The Edgewood Independent School District board of managers voted Thursday night to name Eduardo Hernandez, the chief academic officer from Duncanville ISD, as the new superintendent. Hernandez will become superintendent effective June 19, board President Roy Soto said.
The board selected Hernandez from a pool of 47 applicants. Soto said the board was particularly impressed with Hernandez’s experience as chief officer of academics and innovation and chief of schools in Duncanville ISD, a suburban Dallas school district that Soto described as similar to Edgewood.
Duncanville has a total student enrollment of about 12,800 students, the majority of whom are black and Hispanic. About 76 percent of Duncanville’s student body are economically disadvantaged. More than 90 percent of Edgewood ISD’s nearly 10,800 students are considered economically disadvantaged.
While Hernandez hasn’t previously held a superintendent position, Soto said that he appeared familiar with Edgewood students’ experience.
Before Hernandez’s final interview, the Duncanville educator arrived early to get a sense of the local community, Soto said. When board members asked Hernandez what he saw, he said that the district looked familiar.
“He said, ‘I saw the place where I grew up. It just looked like the neighborhood and community where I grew up,’” Soto said of Hernandez’s response.
Hernandez previously worked in Terrell, Crowley, and Dallas ISDs. He grew up in East Dallas, Soto said.
Hernandez will replace Emilio Castro, who resigned March 31 after harassment allegations were levied against him by a district employee. The district placed Castro on paid leave as it conducted an investigation into the allegations. Houston-based law firm Rogers Morris & Grover conducted the investigation, which cost the district more than $35,000.
Chief Academic Officer Philip Chavez served as interim superintendent after Castro notified the district of his intent to resign.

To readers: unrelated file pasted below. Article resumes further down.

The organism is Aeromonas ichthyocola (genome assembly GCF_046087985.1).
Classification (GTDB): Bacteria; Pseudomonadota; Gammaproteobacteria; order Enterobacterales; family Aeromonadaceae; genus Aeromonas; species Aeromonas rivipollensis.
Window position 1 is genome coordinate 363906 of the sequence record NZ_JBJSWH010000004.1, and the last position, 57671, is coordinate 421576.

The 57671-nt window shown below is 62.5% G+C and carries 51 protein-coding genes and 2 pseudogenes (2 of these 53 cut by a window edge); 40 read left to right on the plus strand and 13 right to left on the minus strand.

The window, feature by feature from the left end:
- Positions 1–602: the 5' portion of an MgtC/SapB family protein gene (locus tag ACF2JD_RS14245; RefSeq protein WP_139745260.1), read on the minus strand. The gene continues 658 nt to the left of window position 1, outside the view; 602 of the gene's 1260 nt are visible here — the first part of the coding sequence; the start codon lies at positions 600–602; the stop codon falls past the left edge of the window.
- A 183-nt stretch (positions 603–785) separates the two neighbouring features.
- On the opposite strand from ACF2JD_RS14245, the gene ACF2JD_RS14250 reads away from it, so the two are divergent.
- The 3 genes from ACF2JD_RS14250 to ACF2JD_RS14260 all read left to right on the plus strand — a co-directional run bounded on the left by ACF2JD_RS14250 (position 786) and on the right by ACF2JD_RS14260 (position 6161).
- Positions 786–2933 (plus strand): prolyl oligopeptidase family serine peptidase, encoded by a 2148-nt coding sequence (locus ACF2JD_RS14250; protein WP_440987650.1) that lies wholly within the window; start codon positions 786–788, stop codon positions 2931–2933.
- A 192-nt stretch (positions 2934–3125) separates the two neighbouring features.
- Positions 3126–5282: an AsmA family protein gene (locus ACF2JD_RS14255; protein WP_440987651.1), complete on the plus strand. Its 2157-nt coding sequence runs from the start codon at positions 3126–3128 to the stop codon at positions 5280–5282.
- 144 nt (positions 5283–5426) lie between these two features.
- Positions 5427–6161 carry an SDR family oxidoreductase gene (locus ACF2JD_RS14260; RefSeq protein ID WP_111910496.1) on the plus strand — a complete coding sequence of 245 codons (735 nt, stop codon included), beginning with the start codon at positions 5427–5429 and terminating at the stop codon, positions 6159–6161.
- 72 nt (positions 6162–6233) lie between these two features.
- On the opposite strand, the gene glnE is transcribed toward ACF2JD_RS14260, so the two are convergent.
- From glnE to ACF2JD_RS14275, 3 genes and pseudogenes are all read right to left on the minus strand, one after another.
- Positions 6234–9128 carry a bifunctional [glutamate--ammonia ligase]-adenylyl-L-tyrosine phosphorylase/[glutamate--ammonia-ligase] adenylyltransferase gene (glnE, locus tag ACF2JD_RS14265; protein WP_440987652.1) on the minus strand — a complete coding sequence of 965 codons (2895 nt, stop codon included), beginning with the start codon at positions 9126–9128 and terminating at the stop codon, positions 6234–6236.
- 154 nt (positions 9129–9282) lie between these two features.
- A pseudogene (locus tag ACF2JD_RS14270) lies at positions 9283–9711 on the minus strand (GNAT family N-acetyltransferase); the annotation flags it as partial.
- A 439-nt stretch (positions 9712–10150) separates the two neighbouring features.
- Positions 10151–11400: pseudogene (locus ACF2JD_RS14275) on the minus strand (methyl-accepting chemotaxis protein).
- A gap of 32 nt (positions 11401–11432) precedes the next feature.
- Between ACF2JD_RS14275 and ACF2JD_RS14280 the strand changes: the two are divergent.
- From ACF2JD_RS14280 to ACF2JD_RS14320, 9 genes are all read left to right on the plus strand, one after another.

The district first launched a search for Castro’s replacement after his resignation. Edgewood held two community forums to get public feedback, although few people turned out to give input. Those who did asked for a superintendent who would engage with the community and be honest and transparent.
The district interviewed candidates at the beginning of May and conducted follow-up interviews the week of May 14.
Edgewood ISD, a district on San Antonio’s West Side, has been governed by a board of managers since May 2016. Commissioner of Education Mike Morath appointed a board of five managers after he determined the elected board of trustees lacked the ability to govern effectively.
While the district has experienced a high rate of turnover in the superintendent’s office in the years leading up to state intervention, Soto said the board of managers expects Hernandez to stay as superintendent for at least three to five years.
The next few years will mark some change for the district and its board of managers. Soto told reporters that sometime this year, two members of the elected board of trustees will join the board of managers. In 2019, two additional elected trustees will join the board, and two managers will step down from the board.
Trustee Eddie Romero said he was not aware which trustees would be selected to rejoin the board, adding that the decision is up to the Texas Education Agency.
Texas law mandates a 21-day waiting period before the selection of a superintendent becomes official. The board of managers will vote to make its decision final on June 19. Soto said that he did not know whether district residents would be able to meet Hernandez prior to his official hiring.
Hernandez is scheduled to appear at the June 19 board meeting, district spokeswoman Keyhla Calderon-Lugo said.